Problems are never too far away, though. For one, the camera is a real pain at times, with your view obscured by foreground objects or getting unhelpfully close to the action. Your combat options also feel quite slight, as Monkey’s arsenal of attacks doesn’t expand enough throughout the campaign. The upgrade tree opens up a few new moves, improves Monkey’s shield and increases his health, but compared to other games in the genre the combat is a touch lightweight.
Fights against the mechs start to become quite repetitive at about the half-way point, and there’s not enough unit variety to make these encounters feel exciting throughout. There are plenty of boss fights to livening things up, with these giant mechanical beasts not only looking great but also serving as a much needed break from mindlessly smacking humanoid robots in the chops.
Trip and Monkey are required to work together at numerous points, with a radial menu allowing you to make her perform certain actions. For example, she can be told to distract enemies, allowing Monkey to scamper to cover, or she can operate terminals to help solve puzzles. Speaking of puzzles, most of them don’t take many brain cells to solve, being obvious to all but the most novice of gamers. Generally Monkey will have to use his nimble platforming skills to reach somewhere Trip can’t access, then issue orders before helping her across a large gap. It’s simple stuff, but it does reinforce the growing relationship between the pair.
While combat in Enslaved is enjoyable, if a bit simplistic and flawed, the development of the lead characters is handled superbly. Things get even better when Pigsy is introduced about two thirds into the adventure. As his name suggests, this character resembles an animal of a porcine nature. Pigsy’s history with Trip means he’s somewhat jealous of Monkey’s ever-improving relationship with her, which leads to plenty of brilliant banter and genuine laugh out loud moments.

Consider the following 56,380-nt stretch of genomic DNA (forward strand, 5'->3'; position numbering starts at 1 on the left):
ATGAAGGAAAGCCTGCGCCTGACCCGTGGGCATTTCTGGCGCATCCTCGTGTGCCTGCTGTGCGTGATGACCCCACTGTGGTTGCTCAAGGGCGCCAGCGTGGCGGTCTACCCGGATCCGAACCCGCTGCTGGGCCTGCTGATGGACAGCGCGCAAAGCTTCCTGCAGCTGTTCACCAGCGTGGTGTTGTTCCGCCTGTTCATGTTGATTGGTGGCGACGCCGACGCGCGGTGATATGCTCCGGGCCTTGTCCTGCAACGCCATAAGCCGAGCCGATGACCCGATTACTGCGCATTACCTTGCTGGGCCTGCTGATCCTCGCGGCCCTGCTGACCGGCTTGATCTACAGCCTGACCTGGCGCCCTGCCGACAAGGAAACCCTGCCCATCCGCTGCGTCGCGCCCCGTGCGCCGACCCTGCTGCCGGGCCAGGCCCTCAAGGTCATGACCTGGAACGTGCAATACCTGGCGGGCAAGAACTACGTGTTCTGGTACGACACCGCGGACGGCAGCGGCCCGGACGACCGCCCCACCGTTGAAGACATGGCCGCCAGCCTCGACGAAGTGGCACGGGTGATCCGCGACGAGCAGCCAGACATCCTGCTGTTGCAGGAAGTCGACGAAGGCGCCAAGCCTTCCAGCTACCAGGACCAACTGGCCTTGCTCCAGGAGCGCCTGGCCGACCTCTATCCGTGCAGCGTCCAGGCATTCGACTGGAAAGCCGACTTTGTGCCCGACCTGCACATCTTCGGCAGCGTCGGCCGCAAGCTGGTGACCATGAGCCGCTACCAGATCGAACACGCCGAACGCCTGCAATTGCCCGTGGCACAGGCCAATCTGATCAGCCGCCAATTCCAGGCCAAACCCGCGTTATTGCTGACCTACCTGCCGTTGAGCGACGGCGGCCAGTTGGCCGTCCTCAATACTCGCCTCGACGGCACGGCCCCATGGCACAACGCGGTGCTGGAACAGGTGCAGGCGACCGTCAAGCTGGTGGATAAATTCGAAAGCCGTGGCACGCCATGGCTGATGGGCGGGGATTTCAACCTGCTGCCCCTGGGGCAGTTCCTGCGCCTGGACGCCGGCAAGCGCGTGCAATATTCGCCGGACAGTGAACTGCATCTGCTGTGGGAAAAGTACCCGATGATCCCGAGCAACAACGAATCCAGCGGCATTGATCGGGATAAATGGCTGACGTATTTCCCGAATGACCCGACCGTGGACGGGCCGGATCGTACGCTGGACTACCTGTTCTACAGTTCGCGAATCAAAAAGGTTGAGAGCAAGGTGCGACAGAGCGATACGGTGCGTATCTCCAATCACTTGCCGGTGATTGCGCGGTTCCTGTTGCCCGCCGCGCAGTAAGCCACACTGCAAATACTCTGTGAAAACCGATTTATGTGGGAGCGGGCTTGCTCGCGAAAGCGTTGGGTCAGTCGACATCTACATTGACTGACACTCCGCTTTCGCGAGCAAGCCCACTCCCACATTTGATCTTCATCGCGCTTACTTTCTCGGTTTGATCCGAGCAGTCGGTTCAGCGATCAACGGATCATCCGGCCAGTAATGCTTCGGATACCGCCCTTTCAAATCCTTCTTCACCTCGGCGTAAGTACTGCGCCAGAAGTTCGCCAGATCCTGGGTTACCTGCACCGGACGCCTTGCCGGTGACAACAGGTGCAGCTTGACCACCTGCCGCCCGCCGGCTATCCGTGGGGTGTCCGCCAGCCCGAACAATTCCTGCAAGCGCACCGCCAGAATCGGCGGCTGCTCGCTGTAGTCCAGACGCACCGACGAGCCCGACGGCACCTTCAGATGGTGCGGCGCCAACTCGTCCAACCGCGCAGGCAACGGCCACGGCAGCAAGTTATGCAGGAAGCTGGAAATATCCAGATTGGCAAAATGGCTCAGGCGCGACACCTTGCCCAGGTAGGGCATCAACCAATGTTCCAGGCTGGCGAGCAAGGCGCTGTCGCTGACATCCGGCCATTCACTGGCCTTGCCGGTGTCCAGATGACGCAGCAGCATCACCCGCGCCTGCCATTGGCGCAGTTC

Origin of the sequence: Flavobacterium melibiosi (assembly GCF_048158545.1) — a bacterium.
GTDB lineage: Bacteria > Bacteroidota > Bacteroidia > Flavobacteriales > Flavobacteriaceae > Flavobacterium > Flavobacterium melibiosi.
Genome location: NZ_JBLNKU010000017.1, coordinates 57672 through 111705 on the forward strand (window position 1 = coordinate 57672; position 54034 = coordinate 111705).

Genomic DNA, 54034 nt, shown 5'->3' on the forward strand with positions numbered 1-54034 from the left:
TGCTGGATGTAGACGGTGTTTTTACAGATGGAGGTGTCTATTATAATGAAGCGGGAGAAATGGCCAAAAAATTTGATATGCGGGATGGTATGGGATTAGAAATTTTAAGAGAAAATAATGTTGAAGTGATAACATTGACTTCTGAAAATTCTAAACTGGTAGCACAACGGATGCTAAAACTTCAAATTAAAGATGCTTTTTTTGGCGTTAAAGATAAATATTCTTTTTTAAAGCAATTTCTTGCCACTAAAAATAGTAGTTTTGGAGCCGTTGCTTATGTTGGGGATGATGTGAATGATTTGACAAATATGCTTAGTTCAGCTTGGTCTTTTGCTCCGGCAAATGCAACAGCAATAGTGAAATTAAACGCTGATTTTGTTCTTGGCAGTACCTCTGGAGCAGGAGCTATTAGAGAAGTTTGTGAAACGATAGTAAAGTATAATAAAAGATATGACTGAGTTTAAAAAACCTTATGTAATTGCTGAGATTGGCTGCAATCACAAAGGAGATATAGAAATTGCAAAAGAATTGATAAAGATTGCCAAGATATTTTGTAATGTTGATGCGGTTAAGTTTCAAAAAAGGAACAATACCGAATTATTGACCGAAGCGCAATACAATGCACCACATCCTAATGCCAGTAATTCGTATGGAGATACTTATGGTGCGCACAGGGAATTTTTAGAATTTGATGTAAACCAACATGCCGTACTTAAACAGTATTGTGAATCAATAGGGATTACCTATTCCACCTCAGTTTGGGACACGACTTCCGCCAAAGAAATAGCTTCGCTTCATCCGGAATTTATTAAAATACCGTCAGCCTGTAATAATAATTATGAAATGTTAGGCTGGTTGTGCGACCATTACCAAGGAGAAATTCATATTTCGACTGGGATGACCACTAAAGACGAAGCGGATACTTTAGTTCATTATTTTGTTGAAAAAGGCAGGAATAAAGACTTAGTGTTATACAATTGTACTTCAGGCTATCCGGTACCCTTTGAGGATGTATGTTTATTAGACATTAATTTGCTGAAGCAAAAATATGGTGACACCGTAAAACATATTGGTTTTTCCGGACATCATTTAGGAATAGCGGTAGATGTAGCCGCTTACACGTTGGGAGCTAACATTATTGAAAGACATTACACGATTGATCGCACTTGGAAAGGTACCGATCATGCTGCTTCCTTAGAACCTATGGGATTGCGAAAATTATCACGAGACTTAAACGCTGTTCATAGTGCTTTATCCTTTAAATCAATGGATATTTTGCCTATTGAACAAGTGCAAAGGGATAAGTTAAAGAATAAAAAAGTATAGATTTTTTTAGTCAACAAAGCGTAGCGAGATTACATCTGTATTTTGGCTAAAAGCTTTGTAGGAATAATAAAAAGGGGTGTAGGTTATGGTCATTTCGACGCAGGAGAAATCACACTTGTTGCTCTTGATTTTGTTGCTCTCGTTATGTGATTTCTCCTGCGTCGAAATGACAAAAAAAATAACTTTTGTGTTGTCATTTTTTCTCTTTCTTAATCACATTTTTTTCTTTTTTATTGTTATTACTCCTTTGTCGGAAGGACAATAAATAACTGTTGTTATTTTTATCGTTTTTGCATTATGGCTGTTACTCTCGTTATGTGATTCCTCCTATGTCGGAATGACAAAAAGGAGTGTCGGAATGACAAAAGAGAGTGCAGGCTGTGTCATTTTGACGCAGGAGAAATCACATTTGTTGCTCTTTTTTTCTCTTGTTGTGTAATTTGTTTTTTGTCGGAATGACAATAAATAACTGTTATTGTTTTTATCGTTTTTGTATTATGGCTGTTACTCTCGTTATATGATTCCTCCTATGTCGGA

The way the three characters bond as the game reaches its climax makes for a superb ending. Enslaved’s cast is incredibly small, but this gives each character a real role to play and plenty of screen time. The sense of camaraderie as the closing credits approach has rarely been achieved in video games, while the intriguing storyline is wrapped up in a way that surprises without feeling completely stupid.
Built on Epic’s Unreal Engine 3, Enslaved delivers some stunning environments that stretch into the distance, beautiful character models and gorgeously detailed massive robots. This does come at the cost of a smooth frame rate, though, with the more impressive areas forcing the game to chug quite noticeably. There’s also a slight awkwardness to the animations, especially when the characters transition from one to another. Facial animation can’t be faulted though, and the accompanying voice work is absolutely top class. Monkey, Trip and Pigsy are amongst the best characters created for a video game.
With Enslaved Ninja Theory has created an excellent new IP in an era when sequels dominate the gaming landscape. It’s a game with its fair share of problems (notably a less than perfect camera and a fairly basic combat system), but the strength of the story means you’re unlikely to feel disappointed. There are certainly better hack ‘n’ slash games on the market, built around deeper combat, but few games can match Enslaved’s excellent fusion of gameplay and storytelling.